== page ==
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hxni

The Breath of the Spirit - A Short Guidebook on Breathing and Meditation [available now on Payhip] http://payhip.com/b/UE9n

The things that are easier said than done are suppose to be done.

Action breathes new life. 

While the physical and mental diseases are attended to in their own terms in Tibetan medicine, the ultimate goal of complete mental health, enlightenment, is never really out of the picture. In fact, the philosophical and psychological underpinnings of all Tibetan medicine come from Buddhism. The fundamental principle at work here is that, as the Buddha said, “Mind precedes all things and is their chief”. Mind creates illness and mind creates wellness. This is the basic psychosomatic assumption of Tibetan medicine and Tibetan psychiatry.

—Dr. Terry Clifford, Ph. D., Tibetan Psychiatry and Mental Health (via modernshxmxn)

The foundation of the body is the heart which is the residence of essence…By assembling essence in its residence, it will by and by and enter into the blood, the blood, the body will gradually lose all appearance and feelings of weakness and pain. (Su 1910: 10.4b-5a)

Chunqiu fanlu, 春秋繁露 (Explanations of the Spring and Autumn Annals)

"This description of essence as being first assembled in the heart and then passed on into the body allows the concrete understanding of the blood as energy and of the mind as energy in ancient Chinese thought. The mind is consequently thought of as fluid residing in one or the other organ and circulating freely around the body—carried, perhaps, by the energy of the blood.”

Hidemi Ishida, Body and Mind

(via modernshxmxn)

Our true nature is identical with the Primordial Buddha, but due to our obscurations we have forgotten our true nature and so wander in samsara. The example is often given that our true nature is like the sky-open, spacious, unending and unbeginning. Our mental defilements and obscurations are like clouds. The purpose of the tantric Buddhist practices is to remove and transform the obscurations so that we rediscover and realize our Buddha-identity.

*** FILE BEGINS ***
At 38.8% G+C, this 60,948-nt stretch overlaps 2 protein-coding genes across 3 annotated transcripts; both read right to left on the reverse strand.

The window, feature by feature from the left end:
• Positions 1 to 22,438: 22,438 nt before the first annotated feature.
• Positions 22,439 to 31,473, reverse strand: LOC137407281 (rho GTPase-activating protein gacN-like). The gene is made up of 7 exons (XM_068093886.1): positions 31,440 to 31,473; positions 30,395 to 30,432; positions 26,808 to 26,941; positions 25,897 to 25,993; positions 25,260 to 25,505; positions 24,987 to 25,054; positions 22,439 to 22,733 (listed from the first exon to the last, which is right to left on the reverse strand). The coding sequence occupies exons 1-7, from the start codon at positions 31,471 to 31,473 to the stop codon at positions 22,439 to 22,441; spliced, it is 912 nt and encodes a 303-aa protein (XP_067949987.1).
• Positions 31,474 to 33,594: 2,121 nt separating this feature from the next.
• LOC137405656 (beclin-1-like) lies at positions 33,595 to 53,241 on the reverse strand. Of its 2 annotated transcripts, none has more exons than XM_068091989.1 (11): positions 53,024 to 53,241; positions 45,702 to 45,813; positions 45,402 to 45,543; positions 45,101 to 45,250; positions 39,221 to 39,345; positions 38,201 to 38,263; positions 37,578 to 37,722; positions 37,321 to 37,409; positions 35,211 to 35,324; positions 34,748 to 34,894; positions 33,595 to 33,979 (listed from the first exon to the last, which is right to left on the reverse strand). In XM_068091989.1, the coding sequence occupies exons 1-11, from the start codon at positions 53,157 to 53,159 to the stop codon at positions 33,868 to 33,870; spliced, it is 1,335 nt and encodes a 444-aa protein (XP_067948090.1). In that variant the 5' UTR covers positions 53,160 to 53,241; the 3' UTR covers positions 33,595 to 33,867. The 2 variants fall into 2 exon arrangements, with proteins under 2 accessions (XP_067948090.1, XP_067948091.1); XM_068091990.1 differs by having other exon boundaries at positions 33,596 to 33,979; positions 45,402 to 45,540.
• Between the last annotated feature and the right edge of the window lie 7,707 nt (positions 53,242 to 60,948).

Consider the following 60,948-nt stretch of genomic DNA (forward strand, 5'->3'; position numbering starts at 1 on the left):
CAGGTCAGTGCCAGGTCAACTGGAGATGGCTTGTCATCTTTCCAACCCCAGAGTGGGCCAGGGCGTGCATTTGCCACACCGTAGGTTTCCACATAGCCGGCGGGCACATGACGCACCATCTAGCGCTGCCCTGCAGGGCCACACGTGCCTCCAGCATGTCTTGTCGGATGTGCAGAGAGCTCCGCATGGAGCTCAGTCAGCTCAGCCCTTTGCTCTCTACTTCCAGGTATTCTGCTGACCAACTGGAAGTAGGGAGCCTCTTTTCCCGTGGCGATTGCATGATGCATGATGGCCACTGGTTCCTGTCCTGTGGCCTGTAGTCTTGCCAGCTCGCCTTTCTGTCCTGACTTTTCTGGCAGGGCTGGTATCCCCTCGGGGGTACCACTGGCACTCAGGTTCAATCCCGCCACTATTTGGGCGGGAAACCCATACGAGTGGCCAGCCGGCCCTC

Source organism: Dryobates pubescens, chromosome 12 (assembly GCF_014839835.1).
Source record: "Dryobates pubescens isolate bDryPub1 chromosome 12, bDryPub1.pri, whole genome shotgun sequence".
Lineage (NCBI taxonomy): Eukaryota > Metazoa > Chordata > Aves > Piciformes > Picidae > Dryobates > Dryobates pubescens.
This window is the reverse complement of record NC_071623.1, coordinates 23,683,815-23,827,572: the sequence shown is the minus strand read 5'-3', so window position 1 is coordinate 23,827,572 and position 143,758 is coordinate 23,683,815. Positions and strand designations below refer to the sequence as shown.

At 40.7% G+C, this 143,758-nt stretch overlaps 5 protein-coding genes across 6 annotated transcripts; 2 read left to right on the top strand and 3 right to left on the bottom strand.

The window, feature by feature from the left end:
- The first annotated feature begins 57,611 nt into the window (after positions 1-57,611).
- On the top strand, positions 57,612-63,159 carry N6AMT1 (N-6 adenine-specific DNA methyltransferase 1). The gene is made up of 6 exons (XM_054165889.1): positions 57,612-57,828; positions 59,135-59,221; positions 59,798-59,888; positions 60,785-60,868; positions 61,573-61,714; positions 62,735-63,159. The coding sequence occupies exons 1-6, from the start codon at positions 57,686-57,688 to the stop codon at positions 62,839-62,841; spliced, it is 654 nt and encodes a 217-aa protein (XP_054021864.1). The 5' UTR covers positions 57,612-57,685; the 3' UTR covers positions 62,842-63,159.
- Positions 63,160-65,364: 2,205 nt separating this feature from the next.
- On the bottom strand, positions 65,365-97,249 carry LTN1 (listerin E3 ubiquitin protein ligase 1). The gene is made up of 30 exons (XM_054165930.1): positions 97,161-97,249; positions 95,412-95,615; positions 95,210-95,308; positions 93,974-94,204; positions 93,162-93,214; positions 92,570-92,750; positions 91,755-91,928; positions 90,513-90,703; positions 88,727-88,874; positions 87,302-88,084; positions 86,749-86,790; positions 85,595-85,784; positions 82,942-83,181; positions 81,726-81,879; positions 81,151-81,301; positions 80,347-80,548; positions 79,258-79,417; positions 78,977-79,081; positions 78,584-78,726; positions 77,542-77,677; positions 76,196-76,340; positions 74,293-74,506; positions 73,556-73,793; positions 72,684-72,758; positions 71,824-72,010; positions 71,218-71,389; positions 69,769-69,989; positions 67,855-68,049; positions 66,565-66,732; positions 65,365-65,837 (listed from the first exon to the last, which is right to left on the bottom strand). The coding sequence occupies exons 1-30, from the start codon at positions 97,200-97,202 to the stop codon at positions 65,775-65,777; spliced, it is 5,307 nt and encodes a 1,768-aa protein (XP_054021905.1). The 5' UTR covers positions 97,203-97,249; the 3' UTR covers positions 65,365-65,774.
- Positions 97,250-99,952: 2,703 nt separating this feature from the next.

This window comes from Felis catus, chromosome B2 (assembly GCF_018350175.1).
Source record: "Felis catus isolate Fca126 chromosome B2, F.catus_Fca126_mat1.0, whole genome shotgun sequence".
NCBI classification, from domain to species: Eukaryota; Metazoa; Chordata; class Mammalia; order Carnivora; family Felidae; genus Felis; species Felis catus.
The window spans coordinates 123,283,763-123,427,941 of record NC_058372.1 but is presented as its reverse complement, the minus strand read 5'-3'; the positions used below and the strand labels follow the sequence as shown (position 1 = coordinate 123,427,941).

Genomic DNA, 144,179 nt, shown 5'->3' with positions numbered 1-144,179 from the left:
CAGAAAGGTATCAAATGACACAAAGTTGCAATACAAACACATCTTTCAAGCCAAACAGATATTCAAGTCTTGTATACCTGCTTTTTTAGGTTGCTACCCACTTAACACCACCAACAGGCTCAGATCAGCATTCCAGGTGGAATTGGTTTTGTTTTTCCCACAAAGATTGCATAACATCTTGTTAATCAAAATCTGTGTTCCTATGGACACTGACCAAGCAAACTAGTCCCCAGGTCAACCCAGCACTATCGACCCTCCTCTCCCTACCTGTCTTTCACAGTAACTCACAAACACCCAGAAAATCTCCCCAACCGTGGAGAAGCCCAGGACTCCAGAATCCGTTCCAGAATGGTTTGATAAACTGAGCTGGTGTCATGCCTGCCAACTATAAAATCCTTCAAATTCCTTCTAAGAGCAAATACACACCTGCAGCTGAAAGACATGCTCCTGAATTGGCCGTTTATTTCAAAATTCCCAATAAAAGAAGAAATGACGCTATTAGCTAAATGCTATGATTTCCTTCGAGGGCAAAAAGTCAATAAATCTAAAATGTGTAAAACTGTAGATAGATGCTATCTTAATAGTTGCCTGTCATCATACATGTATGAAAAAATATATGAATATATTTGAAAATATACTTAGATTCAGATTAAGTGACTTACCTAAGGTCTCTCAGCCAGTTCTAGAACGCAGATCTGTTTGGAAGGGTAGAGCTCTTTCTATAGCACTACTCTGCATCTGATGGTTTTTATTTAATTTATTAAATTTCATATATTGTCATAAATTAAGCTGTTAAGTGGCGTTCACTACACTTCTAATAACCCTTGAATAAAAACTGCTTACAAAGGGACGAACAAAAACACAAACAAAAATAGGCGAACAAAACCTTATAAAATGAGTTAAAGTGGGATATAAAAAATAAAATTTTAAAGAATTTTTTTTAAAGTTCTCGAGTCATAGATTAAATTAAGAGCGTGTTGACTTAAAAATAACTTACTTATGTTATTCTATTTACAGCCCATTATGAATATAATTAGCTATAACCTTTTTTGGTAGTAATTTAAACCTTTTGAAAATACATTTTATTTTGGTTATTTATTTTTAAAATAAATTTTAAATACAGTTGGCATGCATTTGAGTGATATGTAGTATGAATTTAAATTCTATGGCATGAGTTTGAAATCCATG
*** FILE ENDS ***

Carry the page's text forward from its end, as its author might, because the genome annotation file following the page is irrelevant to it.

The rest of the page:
—Terry Clifford, Tibetan Buddhist Medicine and Psychiatry. (via modernshxmxn)

When did maturity and empathy go out of style?

*yawn*

(Source: yourlittlebear)

(Source: galixies)

Inspiring Book of the Week

"Livia Kohn is one of the very best and most prolific Taoist scholars in the world. Here, she draws upon the revolution in Taoist scholarship during the past few decades, and provides a much needed representative anthology of primary Taoist texts, making these important materials available to the non-specialist scholar, to students, and to the general public." — Norman Girardot, Lehigh University"This is a work whose time has come, a landmark that bears testimony to the coming of age of Taoist studies in the West. The author’s erudition and enthusiasm give the work a special sparkle, and communicate a sense of excitement that brings these literary artifacts to life. Well conceived, well organized, and well executed by a scholar uniquely qualified for the task." — Douglas Wile, Brooklyn CollegeContaining sixty translations from a large variety of texts, this is an accessible yet thorough introduction to the major concepts, doctrines, and practices of Taoism. It presents the philosophy, rituals, and health techniques of the ancients as well as the practices and ideas of Taoists today. Divided into four sections, it follows the Taoist Path: The Tao, Long Life, Eternal Vision, and Immortality. It shows how the world of the Tao is perceived from within the tradition, what fervent Taoists did, and how practitioners saw their path and goals. The Taoist Experience is unique in that it presents the whole of Taoist tradition in the very words of its active practitioners. It conveys not only a sense of the depth of the Taoist religious experience but also of the underlying unity of the various schools and strands.